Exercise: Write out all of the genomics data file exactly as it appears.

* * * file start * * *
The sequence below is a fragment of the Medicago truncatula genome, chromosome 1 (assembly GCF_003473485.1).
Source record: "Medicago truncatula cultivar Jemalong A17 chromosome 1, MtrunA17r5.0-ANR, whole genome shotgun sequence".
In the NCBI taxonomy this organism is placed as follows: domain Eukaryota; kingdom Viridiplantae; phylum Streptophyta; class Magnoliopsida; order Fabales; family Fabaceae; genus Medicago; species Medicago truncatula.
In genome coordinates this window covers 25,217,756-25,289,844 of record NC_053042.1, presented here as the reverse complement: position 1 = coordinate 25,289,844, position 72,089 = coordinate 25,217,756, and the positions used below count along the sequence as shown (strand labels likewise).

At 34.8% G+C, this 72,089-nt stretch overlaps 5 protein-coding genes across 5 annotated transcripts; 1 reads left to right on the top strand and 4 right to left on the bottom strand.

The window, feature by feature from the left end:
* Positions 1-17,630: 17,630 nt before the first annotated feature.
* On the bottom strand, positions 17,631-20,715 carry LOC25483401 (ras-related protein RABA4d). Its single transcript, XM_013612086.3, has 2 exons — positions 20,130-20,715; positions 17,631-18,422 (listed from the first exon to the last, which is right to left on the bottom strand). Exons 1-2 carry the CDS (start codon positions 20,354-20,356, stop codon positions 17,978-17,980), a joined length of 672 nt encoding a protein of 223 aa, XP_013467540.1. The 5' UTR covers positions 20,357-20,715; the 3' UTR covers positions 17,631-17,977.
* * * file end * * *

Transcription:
The sequence below is a fragment of the Medicago truncatula genome, chromosome 1 (assembly GCF_003473485.1).
Source record: "Medicago truncatula cultivar Jemalong A17 chromosome 1, MtrunA17r5.0-ANR, whole genome shotgun sequence".
In the NCBI taxonomy this organism is placed as follows: domain Eukaryota; kingdom Viridiplantae; phylum Streptophyta; class Magnoliopsida; order Fabales; family Fabaceae; genus Medicago; species Medicago truncatula.
In genome coordinates this window covers 25,217,756-25,289,844 of record NC_053042.1, presented here as the reverse complement: position 1 = coordinate 25,289,844, position 72,089 = coordinate 25,217,756, and the positions used below count along the sequence as shown (strand labels likewise).

At 34.8% G+C, this 72,089-nt stretch overlaps 5 protein-coding genes across 5 annotated transcripts; 1 reads left to right on the top strand and 4 right to left on the bottom strand.

The window, feature by feature from the left end:
* Positions 1-17,630: 17,630 nt before the first annotated feature.
* On the bottom strand, positions 17,631-20,715 carry LOC25483401 (ras-related protein RABA4d). Its single transcript, XM_013612086.3, has 2 exons — positions 20,130-20,715; positions 17,631-18,422 (listed from the first exon to the last, which is right to left on the bottom strand). Exons 1-2 carry the CDS (start codon positions 20,354-20,356, stop codon positions 17,978-17,980), a joined length of 672 nt encoding a protein of 223 aa, XP_013467540.1. The 5' UTR covers positions 20,357-20,715; the 3' UTR covers positions 17,631-17,977.